9 of 15 people found the following review helpful
Perfunctory performance, poor 3-D experience,
This review is from: Bizet: Carmen in 3D [Blu-ray]  (Blu-ray)
3-D movies have so far failed to make much of an impact at the cinema, but is there perhaps a future for the format in home-viewing, and more specifically in opera? On the evidence of Carmen in 3-D, the results so far are unconvincing. Opera already has an extra dimension that cinema and theatre don't traditionally have in their acting and storytelling, and that is the expression of sentiments, actions and themes through the music and the singing. There is nothing lacking in opera - and if anything this 3-D production of Carmen confirms this - that needs to be brought out by any other means than the interpretation of the performers under the direction of the conductor and stage director.
Francesca Zambello's stage direction for this production of Carmen is in this respect fairly conventional, working with the opera and playing to its traditional strengths, a composite almost of every cliché associated with the opera's vision of Spanish gypsy culture, but not really having anything new to contribute to it, no modern reinterpretation and - I suppose we should be thankful for this at least - nothing added to make it more accessible for either television viewing or 3-D cinema projection. The pace of Act 1 opts for slow and sultry, with gypsy girls aplenty, legs spread, arms akimbo, skirts hitched up and much heaving cleavage on show during la Havanaise - "L'amour est un oiseau rebelle", but the real expression of the underlying passions and temptations are better expressed in the music and singing, and here it just feels lifeless with a tempo that drags.
There is little wrong with the singing of Christine Rice and Bryan Hymel in the principal roles, but whether they felt the pressure of performing before cameras that get in much closer than usual in filmed opera - although there was no toning down of theatre mannerisms - the performances feel perfunctory, never getting beneath the surface of whatever dark passions drive the characters to their tragic fates. Maija Kovalevska in the role of Micaela however successfully brings out the balancing dimension of the opera in her Act 3 "Je dis que rien ne m'épouvante", showing that there are more noble sentiments and a more pure love can exist, but that it doesn't really stand a chance against the all-consuming lust and the jealousy that fires Don José and Carmen. If the lust doesn't come across convincingly, the painful jealousy that is going to lead to the tragic conclusion is there also to some degree in Act 3 of this production, but it's too little and too late when the connection that brings Don José and Carmen together hasn't been sufficiently established.
I'm not sure how this will come across for home viewing, but at a cinema showing, the RealD 3-D process was extremely disappointing. The most effective use of the 3-D effects were backstage at the start of the opera, where the lighting is strong enough to set figures in the foreground against the background, and in the opening shot on stage when an imprisoned Don José stretches out his hands pleadingly - one of the few original touches that indicate that both deaths foretold in the Carmen's card-reading come to pass. Elsewhere, backgrounds were black or too dark, and figures were not close enough in the foreground to achieve anything like the same effect, save for the very occasional close-up arrangement, and only one or two obvious attempts to project images towards the camera. The 3-D process also creates a very artificial shimmery digital image that blurred excessively in movement when I saw it projected, and even when static, failed to produce a sharp or detailed enough image. It may work better in a home-viewing environment, but even so, there are better versions of Carmen out there that look much better in regular High Definition.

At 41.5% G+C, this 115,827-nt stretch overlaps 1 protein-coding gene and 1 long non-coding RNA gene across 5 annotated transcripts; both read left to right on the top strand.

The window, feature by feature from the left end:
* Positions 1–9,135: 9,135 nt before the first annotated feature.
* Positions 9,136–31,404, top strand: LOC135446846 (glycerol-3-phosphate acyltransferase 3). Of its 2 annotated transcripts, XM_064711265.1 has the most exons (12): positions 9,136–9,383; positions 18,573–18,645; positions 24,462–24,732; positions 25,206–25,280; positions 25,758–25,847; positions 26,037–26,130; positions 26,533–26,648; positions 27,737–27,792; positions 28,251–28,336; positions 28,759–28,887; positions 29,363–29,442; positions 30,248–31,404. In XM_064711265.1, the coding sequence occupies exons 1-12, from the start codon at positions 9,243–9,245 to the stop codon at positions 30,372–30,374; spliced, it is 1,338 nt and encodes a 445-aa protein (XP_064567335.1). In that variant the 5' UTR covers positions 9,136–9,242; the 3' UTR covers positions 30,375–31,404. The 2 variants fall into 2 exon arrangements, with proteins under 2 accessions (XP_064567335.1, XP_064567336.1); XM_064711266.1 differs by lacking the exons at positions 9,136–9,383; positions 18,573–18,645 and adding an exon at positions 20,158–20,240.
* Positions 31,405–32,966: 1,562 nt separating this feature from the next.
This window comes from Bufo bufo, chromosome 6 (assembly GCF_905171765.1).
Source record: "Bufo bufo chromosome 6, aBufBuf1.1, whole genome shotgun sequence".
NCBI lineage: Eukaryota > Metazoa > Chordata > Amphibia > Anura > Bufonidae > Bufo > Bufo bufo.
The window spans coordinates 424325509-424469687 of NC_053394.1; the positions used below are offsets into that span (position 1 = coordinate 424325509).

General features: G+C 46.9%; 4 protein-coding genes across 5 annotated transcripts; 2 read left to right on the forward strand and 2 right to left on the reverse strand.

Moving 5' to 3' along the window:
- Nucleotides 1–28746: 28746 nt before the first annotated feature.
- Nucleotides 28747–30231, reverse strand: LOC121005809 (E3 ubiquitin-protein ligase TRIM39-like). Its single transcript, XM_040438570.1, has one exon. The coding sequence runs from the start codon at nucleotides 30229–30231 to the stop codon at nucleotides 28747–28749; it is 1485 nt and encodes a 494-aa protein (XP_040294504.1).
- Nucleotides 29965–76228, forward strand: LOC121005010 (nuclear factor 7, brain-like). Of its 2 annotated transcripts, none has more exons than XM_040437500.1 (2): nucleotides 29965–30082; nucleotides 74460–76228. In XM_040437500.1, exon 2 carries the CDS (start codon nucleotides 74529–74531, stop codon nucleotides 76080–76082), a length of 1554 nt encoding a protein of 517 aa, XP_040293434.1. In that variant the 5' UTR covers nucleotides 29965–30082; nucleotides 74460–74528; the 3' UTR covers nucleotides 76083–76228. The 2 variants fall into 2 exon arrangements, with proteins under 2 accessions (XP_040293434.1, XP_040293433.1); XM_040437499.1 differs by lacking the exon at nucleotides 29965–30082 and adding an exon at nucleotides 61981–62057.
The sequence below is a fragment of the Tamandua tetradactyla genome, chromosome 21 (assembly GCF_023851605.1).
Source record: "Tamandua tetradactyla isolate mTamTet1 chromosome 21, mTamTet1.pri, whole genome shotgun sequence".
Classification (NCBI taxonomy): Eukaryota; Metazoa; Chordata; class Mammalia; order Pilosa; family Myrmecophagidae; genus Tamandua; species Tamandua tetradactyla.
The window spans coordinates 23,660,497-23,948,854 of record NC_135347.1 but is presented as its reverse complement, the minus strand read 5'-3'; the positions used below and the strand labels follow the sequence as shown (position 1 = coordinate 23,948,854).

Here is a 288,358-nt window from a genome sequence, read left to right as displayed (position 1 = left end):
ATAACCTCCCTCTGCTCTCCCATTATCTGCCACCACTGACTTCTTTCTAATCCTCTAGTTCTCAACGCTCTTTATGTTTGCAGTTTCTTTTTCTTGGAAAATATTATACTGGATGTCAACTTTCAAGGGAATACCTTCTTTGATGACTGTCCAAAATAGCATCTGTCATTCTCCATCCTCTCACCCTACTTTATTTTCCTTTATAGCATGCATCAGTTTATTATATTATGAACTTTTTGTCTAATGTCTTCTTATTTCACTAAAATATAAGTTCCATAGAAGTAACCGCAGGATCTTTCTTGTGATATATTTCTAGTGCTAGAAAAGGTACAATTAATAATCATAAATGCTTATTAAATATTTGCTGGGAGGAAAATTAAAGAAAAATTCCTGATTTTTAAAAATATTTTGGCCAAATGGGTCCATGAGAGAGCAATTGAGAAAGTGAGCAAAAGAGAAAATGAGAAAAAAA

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Showing 1-3 of 3 posts in this discussion
Initial post: 24 Oct 2011 14:40:18 BDT
It's a shame that the first ever Opera in 3D, only has one review from somebody who doesn't even own the Blu ray disc!
In reply to an earlier post on 20 Nov 2011 19:56:47 GMT
I agree. I recently bought this set but have only had the chance to skim through it so far. From what I have seen so far I have no quibbles apart from the lack of scenery in this production which is poor in comparison to Levine's Met version or Kleiber's from Vienna (I think).
In reply to an earlier post on 12 Jan 2012 09:04:14 GMT
I have now had a chance to see the actual Blu Ray disc on my home 3D set up and there is no problem with the 3D - no shimmer etc. - but I'm afraid I have to agree with the original reviewer that this is a dull and lacklustre performance in a dull setting.
I found the picture quality (and 3D) to be very high - but this made it worse for me, as it gave the impression of taking place in a large school hall - with its bare wooden floor much in view. Also what little scenery there was, showed up as tatty with ragged edges.
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